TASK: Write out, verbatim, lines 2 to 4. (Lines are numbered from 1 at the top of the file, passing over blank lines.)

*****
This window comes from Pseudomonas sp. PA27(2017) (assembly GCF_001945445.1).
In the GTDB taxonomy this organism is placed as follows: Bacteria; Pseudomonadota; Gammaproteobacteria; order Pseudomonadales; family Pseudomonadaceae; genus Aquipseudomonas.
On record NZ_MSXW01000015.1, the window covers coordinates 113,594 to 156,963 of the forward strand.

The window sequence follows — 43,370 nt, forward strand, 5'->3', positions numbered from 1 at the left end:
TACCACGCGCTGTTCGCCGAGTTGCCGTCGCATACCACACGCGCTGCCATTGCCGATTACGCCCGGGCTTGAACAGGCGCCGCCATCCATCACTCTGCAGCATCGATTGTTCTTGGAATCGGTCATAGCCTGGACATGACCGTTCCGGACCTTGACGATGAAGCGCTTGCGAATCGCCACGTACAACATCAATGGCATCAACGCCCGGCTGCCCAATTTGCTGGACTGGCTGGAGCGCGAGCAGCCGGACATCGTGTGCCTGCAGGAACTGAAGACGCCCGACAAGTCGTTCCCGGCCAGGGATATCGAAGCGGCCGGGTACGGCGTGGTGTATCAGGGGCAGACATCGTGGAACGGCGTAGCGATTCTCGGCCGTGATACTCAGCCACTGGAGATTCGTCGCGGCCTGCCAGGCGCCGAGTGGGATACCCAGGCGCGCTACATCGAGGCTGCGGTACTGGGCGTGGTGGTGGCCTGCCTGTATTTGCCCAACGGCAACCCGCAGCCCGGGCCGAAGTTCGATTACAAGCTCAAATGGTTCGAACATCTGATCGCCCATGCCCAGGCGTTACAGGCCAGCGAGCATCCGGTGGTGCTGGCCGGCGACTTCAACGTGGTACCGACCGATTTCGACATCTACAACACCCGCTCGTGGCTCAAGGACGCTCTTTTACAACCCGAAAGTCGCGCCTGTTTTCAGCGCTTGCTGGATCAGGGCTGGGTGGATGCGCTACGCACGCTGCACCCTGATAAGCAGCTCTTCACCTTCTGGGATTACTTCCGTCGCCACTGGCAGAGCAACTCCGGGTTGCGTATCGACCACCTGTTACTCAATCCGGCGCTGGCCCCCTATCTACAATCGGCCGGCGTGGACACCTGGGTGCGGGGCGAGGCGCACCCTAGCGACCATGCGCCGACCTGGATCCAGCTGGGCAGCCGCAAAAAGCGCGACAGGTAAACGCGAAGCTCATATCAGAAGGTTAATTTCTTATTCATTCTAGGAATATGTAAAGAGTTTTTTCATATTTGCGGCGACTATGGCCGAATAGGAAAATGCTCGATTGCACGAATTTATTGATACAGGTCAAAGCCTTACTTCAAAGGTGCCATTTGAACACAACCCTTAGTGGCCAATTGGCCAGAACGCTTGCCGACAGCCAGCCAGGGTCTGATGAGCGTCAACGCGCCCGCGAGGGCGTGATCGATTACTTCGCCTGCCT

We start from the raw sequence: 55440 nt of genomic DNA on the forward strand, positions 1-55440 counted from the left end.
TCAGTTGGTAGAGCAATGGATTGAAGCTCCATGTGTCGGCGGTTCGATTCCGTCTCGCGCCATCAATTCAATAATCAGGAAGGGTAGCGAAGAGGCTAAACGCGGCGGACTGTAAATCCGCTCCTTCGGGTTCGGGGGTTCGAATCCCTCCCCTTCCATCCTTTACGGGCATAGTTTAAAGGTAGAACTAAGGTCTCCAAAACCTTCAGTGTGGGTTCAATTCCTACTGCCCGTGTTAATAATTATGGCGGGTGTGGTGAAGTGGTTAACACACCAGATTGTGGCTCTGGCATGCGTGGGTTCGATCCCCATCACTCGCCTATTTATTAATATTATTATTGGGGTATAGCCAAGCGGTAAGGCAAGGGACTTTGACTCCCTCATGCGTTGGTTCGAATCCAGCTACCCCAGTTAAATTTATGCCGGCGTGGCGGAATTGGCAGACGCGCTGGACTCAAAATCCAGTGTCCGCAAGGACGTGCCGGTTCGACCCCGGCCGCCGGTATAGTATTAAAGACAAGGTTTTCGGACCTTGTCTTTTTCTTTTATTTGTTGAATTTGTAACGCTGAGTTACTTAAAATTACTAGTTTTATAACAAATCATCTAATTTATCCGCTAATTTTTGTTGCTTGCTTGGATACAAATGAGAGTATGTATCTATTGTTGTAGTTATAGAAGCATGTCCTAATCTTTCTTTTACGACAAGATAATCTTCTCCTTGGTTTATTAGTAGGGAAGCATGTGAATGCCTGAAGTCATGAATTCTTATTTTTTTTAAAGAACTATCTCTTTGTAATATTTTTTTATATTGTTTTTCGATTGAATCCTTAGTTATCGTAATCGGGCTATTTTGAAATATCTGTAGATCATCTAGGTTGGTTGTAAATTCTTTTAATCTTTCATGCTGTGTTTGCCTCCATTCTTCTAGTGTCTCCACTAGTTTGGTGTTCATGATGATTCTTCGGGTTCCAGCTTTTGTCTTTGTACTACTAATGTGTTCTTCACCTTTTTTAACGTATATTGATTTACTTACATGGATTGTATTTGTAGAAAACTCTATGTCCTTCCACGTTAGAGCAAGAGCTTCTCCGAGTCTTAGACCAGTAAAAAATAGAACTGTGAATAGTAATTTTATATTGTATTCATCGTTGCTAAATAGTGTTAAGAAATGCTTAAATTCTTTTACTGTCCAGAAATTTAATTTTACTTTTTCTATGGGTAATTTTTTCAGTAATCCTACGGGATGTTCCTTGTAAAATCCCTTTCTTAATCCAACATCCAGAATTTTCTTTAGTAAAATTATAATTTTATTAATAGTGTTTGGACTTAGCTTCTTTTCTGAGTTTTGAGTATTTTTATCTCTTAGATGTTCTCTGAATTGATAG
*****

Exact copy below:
In the GTDB taxonomy this organism is placed as follows: Bacteria; Pseudomonadota; Gammaproteobacteria; order Pseudomonadales; family Pseudomonadaceae; genus Aquipseudomonas.
On record NZ_MSXW01000015.1, the window covers coordinates 113,594 to 156,963 of the forward strand.

The window sequence follows — 43,370 nt, forward strand, 5'->3', positions numbered from 1 at the left end: